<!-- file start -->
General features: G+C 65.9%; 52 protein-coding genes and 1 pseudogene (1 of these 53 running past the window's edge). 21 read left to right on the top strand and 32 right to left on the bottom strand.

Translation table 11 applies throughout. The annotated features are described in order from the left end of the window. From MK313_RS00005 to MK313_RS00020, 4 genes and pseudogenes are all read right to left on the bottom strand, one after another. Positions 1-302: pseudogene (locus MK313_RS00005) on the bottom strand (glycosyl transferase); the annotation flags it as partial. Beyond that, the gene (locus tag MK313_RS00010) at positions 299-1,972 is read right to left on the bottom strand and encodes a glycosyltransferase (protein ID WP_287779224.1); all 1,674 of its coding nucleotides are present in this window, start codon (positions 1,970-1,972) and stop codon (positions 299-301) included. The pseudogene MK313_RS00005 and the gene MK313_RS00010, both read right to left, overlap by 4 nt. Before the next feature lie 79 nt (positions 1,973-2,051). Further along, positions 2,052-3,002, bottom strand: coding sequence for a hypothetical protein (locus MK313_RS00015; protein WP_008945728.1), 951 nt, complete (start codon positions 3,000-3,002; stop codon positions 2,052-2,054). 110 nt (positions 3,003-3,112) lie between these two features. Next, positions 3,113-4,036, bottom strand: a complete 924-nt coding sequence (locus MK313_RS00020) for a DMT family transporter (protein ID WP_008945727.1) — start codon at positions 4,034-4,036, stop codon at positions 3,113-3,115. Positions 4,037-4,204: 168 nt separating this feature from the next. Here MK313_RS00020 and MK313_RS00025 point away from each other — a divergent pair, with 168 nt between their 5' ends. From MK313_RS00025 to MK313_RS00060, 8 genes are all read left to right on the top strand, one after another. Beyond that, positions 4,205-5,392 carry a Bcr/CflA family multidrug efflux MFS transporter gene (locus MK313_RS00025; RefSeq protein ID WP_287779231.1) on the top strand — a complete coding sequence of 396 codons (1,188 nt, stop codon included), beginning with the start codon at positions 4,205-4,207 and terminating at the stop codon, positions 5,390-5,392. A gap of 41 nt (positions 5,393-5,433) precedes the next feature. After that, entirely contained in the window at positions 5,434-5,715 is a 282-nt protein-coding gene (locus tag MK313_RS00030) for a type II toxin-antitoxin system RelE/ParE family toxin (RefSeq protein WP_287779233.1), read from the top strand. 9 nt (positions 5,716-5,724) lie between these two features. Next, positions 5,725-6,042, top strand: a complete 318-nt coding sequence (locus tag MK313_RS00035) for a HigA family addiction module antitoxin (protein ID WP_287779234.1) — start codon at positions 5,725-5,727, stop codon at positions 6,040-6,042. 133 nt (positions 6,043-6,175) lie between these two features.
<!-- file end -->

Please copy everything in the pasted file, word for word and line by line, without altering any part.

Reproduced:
General features: G+C 65.9%; 52 protein-coding genes and 1 pseudogene (1 of these 53 running past the window's edge). 21 read left to right on the top strand and 32 right to left on the bottom strand.

Translation table 11 applies throughout. The annotated features are described in order from the left end of the window. From MK313_RS00005 to MK313_RS00020, 4 genes and pseudogenes are all read right to left on the bottom strand, one after another. Positions 1-302: pseudogene (locus MK313_RS00005) on the bottom strand (glycosyl transferase); the annotation flags it as partial. Beyond that, the gene (locus tag MK313_RS00010) at positions 299-1,972 is read right to left on the bottom strand and encodes a glycosyltransferase (protein ID WP_287779224.1); all 1,674 of its coding nucleotides are present in this window, start codon (positions 1,970-1,972) and stop codon (positions 299-301) included. The pseudogene MK313_RS00005 and the gene MK313_RS00010, both read right to left, overlap by 4 nt. Before the next feature lie 79 nt (positions 1,973-2,051). Further along, positions 2,052-3,002, bottom strand: coding sequence for a hypothetical protein (locus MK313_RS00015; protein WP_008945728.1), 951 nt, complete (start codon positions 3,000-3,002; stop codon positions 2,052-2,054). 110 nt (positions 3,003-3,112) lie between these two features. Next, positions 3,113-4,036, bottom strand: a complete 924-nt coding sequence (locus MK313_RS00020) for a DMT family transporter (protein ID WP_008945727.1) — start codon at positions 4,034-4,036, stop codon at positions 3,113-3,115. Positions 4,037-4,204: 168 nt separating this feature from the next. Here MK313_RS00020 and MK313_RS00025 point away from each other — a divergent pair, with 168 nt between their 5' ends. From MK313_RS00025 to MK313_RS00060, 8 genes are all read left to right on the top strand, one after another. Beyond that, positions 4,205-5,392 carry a Bcr/CflA family multidrug efflux MFS transporter gene (locus MK313_RS00025; RefSeq protein ID WP_287779231.1) on the top strand — a complete coding sequence of 396 codons (1,188 nt, stop codon included), beginning with the start codon at positions 4,205-4,207 and terminating at the stop codon, positions 5,390-5,392. A gap of 41 nt (positions 5,393-5,433) precedes the next feature. After that, entirely contained in the window at positions 5,434-5,715 is a 282-nt protein-coding gene (locus tag MK313_RS00030) for a type II toxin-antitoxin system RelE/ParE family toxin (RefSeq protein WP_287779233.1), read from the top strand. 9 nt (positions 5,716-5,724) lie between these two features. Next, positions 5,725-6,042, top strand: a complete 318-nt coding sequence (locus tag MK313_RS00035) for a HigA family addiction module antitoxin (protein ID WP_287779234.1) — start codon at positions 5,725-5,727, stop codon at positions 6,040-6,042. 133 nt (positions 6,043-6,175) lie between these two features.